By the way, I have a question. I was reading in the newspaper yesterday an article about an Egyptian lawyer who wants to sue Israel and the Jews for stealing gold from them in the Exodus. The question is, why did God order them to do so? How could it be explained ethically (not lawfully)?
I think there are several misunderstandings here. Let me just quote what the Bible actually says.
Exodus 3: 6 Then he said, "I am the God of your father, the God of Abraham, the God of Isaac and the God of Jacob." At this, Moses hid his face, because he was afraid to look at God. 7 The LORD said, "I have indeed seen the misery of my people in Egypt. I have heard them crying out because of their slave drivers, and I am concerned about their suffering. 8 So I have come down to rescue them from the hand of the Egyptians ... 9 And now the cry of the Israelites has reached me, and I have seen the way the Egyptians are oppressing them. 20 So I will stretch out my hand and strike the Egyptians with all the wonders that I will perform among them. After that, he will let you go. 21 "And I will make the Egyptians favorably disposed toward this people, so that when you leave you will not go empty-handed. 22 Every woman is to ask her neighbor and any woman living in her house for articles of silver and gold and for clothing, which you will put on your sons and daughters. And so you will plunder the Egyptians." Exodus 11: 2 Tell the people that men and women alike are to ask their neighbors for articles of silver and gold." 3 (The LORD made the Egyptians favorably disposed toward the people, and Moses himself was highly regarded in Egypt by Pharaoh's officials and by the people.) Exodus 12: 35 The Israelites did as Moses instructed and asked the Egyptians for articles of silver and gold and for clothing. 36 The LORD had made the Egyptians favorably disposed toward the people, and they gave them what they asked for; so they plundered the Egyptians. Observations: 1. The Israelites didn't steal the gold. It was given voluntarily to them by the Egyptians. And it was an act of God in the hearts of the Egyptians. The word plundering is metaphorical indicating the great amount they received, but not that they took it with force or without the knowledge of the Egyptians. It was not theft. 2. God commands also the Israelites (who should not mistreat their slaves/servants as they have been mistreated and oppressed in Egypt) to NOT send them away empty-handed after their service, but to generously supply them after their service. The Israelits have been slaves of the Egytians for several decades. Should they be send away empty-handed? God himself sees to it that they do not leave poor. But, again, it is important that it is a voluntary act. I don't see how anyone can sue on that basis. Deuteronomy 15: 12 If a fellow Hebrew, a man or a woman, sells himself to you and serves you six years, in the seventh year you must let him go free. 13 And when you release him, do not send him away empty-handed. 14 Supply him liberally from your flock, your threshing floor and your winepress. Give to him as the LORD your God has blessed you. 15 Remember that you were slaves in Egypt and the LORD your God redeemed you. That is why I give you this command today. 16 But if your servant says to you, "I do not want to leave you," because he loves you and your family and is well off with you, 17 then take an awl and push it through his ear lobe into the door, and he will become your servant for life. Do the same for your maidservant. 18 Do not consider it a hardship to set your servant free, because his service to you these six years has been worth twice as much as that of a hired hand. And the LORD your God will bless you in everything you do.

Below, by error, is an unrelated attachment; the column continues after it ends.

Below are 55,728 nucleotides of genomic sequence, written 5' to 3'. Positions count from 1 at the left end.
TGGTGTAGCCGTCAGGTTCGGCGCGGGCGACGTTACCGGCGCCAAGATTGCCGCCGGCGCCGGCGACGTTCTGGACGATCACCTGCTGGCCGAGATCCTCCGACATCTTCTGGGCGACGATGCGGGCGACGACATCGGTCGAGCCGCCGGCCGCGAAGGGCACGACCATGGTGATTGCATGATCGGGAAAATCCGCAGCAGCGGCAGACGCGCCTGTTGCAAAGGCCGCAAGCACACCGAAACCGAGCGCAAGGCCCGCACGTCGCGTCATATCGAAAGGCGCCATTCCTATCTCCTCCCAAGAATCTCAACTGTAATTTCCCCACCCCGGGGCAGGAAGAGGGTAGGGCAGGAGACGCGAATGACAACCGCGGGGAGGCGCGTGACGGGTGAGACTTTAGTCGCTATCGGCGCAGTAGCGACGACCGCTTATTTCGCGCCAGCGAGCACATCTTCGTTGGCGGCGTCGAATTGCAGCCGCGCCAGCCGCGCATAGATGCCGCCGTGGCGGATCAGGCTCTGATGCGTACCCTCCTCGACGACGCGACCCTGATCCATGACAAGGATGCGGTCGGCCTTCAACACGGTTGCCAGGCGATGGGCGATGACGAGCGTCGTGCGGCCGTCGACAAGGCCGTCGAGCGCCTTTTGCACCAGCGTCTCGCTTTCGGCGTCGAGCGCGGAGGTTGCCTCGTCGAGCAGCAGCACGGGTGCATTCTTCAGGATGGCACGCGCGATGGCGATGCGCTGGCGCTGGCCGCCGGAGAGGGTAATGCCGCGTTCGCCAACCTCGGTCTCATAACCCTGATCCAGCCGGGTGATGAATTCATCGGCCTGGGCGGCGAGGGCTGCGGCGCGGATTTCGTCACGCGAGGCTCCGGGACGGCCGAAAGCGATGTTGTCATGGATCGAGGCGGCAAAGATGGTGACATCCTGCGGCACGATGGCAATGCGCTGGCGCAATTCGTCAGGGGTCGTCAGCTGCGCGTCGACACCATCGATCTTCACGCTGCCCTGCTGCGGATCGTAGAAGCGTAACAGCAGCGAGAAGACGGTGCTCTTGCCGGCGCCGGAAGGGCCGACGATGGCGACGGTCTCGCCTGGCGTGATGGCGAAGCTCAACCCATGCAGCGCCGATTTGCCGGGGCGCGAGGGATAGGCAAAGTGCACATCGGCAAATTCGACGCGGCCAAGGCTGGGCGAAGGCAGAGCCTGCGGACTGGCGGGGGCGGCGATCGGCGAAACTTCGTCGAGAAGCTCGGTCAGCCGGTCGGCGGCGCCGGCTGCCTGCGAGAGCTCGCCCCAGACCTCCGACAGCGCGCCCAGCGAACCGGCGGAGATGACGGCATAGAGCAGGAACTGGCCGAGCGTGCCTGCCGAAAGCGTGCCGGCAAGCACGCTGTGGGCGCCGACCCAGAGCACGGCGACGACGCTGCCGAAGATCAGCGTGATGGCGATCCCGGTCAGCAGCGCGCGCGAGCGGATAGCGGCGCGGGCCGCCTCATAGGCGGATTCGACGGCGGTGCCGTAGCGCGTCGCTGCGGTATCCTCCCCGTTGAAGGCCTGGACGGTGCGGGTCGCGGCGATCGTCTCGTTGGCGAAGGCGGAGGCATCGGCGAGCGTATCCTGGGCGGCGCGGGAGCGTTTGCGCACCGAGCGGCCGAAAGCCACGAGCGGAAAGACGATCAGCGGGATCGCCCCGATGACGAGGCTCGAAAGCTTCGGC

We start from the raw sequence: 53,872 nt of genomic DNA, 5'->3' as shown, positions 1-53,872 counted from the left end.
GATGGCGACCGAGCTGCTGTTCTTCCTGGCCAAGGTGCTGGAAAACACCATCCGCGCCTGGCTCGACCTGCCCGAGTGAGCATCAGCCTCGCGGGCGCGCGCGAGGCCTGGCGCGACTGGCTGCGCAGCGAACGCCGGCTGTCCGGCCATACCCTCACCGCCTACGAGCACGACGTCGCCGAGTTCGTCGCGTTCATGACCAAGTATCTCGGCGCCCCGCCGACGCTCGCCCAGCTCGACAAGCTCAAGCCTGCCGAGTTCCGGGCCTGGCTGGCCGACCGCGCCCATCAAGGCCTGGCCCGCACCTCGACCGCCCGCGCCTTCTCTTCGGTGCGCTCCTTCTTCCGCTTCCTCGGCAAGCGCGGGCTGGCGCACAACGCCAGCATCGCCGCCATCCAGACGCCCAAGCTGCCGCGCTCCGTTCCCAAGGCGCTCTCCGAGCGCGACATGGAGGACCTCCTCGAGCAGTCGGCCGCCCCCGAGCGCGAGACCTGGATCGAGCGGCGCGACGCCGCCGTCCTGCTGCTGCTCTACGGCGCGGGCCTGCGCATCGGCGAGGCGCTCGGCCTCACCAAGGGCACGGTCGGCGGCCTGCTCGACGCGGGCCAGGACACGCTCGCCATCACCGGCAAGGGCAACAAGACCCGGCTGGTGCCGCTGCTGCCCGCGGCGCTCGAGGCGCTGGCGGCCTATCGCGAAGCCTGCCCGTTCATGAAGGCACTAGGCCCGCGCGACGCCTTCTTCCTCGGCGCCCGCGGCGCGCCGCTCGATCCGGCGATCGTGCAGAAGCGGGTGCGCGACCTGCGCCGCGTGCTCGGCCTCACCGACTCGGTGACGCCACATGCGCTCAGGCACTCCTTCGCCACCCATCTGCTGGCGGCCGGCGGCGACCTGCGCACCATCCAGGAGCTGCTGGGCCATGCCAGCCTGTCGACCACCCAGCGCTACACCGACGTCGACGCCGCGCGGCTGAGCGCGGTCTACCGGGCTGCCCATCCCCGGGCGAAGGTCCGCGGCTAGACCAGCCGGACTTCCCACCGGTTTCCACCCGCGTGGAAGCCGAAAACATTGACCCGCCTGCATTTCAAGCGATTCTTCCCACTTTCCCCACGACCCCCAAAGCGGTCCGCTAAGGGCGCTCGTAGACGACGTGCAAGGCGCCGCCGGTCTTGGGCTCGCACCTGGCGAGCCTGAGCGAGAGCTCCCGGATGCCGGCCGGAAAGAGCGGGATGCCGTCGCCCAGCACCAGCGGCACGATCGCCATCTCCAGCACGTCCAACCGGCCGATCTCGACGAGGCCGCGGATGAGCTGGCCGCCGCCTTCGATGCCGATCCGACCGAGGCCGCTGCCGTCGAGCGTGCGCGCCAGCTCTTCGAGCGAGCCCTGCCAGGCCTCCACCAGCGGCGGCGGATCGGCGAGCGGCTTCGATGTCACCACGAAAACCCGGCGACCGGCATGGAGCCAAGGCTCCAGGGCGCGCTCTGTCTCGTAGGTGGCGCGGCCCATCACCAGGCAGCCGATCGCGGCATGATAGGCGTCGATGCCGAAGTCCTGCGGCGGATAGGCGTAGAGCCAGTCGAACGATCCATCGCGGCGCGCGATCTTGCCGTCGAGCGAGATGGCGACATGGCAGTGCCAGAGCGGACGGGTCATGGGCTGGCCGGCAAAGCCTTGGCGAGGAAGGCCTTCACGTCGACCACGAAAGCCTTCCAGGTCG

I hope those passages and observations help and answer your question satisfactorily.
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